Section 10, condition restraining alienation — “Where property is transferred subject to a condition or limitation absolutely restraining the transferee or any person claiming under him from parting with or disposing of his interest in the property, the condition of limitation is void. Except in the case of lease where this condition is for the benefit of the lessor or those claiming under him: provided that property may be transferred to or for the benefit of woman (not being a Hindu, Mohammedan or Buddhist) so that she shall not have p transfer or charge the same for her beneficial interest therein”.
This is based on the general rule of jurisprudence “alienatio rei prae fertur juri accrescendi” that is to say that alienation is favoured by law rather than accumulation. This is general economic principal that there should be free circulation and disposition of property. An absolute restart is repugnant to the nature of the estate and is an exception to the very essence of the grant.
This section lays down that where property is transferred subject to a condition absolutely restraining the transferee from parting with his interest in the property, the condition is void. Thus, if a transfers his property to B with a condition that B shall never sell it, or shall sell it only to a particular person, the condition is void, and B any sell or not as he pleases. Here the sections Olovs that only the condition (restraining alienation) is void and not the transfer itself.
In Rosher v. Rosher, (1884) 26 Ch D 801, a person A made a gift of house to B with a condition that if B sold during the life-time of A’s wife, she should have an option to purchase it for Its. 10,000. The value of the house was Rs. 10,00,000. This was held to be a effect an absolute restraint and void.
When a property is transferred absolutely it must be transferred with all its legal incidents. Section 8 of the set also provides that unless different intention is expressed (or implied), a transfer of property passes forthwith to the transferee all the interest which the transferor is then capable of passing in the property and in the legal incidents thereof.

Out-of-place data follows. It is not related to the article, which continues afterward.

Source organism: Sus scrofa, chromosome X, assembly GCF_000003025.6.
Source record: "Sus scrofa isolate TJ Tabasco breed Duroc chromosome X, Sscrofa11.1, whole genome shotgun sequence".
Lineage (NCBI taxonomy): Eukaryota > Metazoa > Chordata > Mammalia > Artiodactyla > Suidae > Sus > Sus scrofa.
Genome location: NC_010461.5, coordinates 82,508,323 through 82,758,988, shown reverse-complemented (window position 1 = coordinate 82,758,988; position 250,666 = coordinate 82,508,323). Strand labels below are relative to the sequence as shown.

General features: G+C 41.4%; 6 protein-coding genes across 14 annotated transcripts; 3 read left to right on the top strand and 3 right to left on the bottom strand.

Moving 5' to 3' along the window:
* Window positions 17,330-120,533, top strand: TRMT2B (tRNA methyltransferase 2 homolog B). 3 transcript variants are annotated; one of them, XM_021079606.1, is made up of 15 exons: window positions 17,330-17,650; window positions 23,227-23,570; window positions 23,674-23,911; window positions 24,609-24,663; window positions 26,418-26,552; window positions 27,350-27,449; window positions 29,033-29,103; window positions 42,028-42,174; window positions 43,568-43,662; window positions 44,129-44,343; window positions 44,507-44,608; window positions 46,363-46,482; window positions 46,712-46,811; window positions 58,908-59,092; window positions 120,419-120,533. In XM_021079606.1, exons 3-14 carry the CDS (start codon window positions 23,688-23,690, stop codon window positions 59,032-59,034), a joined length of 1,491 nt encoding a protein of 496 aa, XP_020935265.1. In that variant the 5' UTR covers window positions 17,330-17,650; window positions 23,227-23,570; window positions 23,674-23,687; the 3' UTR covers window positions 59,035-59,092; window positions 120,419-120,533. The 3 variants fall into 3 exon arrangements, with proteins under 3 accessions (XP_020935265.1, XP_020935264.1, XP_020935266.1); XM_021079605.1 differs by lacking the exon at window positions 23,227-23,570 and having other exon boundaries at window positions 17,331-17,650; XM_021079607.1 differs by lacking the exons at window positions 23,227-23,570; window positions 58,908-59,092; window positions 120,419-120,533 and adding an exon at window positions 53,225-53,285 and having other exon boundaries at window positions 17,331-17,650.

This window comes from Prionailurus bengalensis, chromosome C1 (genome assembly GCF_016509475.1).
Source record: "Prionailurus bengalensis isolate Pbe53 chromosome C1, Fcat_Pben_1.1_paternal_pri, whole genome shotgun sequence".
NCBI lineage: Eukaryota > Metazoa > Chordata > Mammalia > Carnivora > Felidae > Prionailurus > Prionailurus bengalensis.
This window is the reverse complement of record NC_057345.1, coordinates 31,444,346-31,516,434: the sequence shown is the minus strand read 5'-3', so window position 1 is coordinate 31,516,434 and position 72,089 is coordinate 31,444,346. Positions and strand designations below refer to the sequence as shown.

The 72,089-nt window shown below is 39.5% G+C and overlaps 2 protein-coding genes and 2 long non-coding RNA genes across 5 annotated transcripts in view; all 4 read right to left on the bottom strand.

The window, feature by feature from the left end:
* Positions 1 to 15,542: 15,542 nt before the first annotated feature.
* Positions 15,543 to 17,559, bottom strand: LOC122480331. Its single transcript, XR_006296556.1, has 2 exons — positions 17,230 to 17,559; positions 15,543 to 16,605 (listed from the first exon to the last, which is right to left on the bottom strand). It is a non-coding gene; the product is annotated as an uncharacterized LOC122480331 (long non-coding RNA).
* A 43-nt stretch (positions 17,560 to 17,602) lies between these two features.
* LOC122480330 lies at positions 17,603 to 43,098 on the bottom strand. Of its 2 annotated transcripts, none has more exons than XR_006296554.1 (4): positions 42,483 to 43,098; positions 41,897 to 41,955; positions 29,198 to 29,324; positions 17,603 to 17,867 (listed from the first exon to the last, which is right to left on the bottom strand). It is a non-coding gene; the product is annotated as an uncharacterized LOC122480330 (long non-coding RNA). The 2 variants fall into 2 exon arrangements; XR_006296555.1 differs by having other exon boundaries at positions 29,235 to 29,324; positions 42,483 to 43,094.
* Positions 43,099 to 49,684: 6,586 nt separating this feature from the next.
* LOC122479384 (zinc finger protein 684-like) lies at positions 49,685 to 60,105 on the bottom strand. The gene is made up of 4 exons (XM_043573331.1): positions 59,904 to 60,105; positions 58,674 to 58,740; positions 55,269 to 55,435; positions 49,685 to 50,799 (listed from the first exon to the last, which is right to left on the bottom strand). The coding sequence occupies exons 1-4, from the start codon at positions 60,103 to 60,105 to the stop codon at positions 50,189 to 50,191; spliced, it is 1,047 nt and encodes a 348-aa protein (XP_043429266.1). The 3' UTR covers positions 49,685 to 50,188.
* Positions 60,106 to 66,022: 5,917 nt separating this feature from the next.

Absolute and Partial Restriction
The conditions or limitation on alienation may d be either absolute or partial. Absolute restraints are declared void under Section 10, however partial restraints may be allowed.
Whether a condition amounts to a total or partial depends upon the substance, i.e., the real effect of the condition and not the form of words laying down the condition. An absolute restraint is one that takes away the power of alienation completely or substantially, whereas, partial restraint is one that imposes some restriction on the power of alienation but the tram is substantially free to alienate property in various ways. In Renand v. Tourangeaon, (1867). LR 2 PC 4, it was held that a condition that transferee shall not transfer the property for a period of twenty years is an absolute restriction and thus void. If it were a condition that transferee shall not transfer the property for a period of 3 years, it would be a partial restraint and thus valid.
(i) A condition that transferee shall not transfer the property by way of gift, is a partial restraint and thus valid.
(ii) A condition that transferee shall not transfer the property family/or to a particular person only, is a partial restraint and thus valid.
On the other hand, if a transferor A transferred a filed to transferred B, with a condition that if he sold it he must sell to C (A particular person) and nobody else. The restriction was held to be absolute and thus void.
(iii) A stipulation in a sale-deed that the vendee could sell-back the property to the vendor only, and to no one else, is more than a mere partial restraint, and thus invalid.
(iv) A compromise by way of settlement of family disputes has been held to be valid, although it involves an agreement in restraint of alienation.
In Mata Prasad v. Nageshera Sahal, (1925) 47 All 884, a dispute relating to succession between a widow and the nephew was compromised on terms that the widow was to retain possession for life while the title of the nephew was admitted with a condition restraining him from alienating during her life-time. The compromise was held to be valid.
- Lease: When the condition is for the benefit of the lessor or those claiming under him, it will be valid. Thus a condition in lease that the lessee should not sublet or assign is valid. The logic behind this exception is that landlord should be free to choose the person who shall be in possession of his land.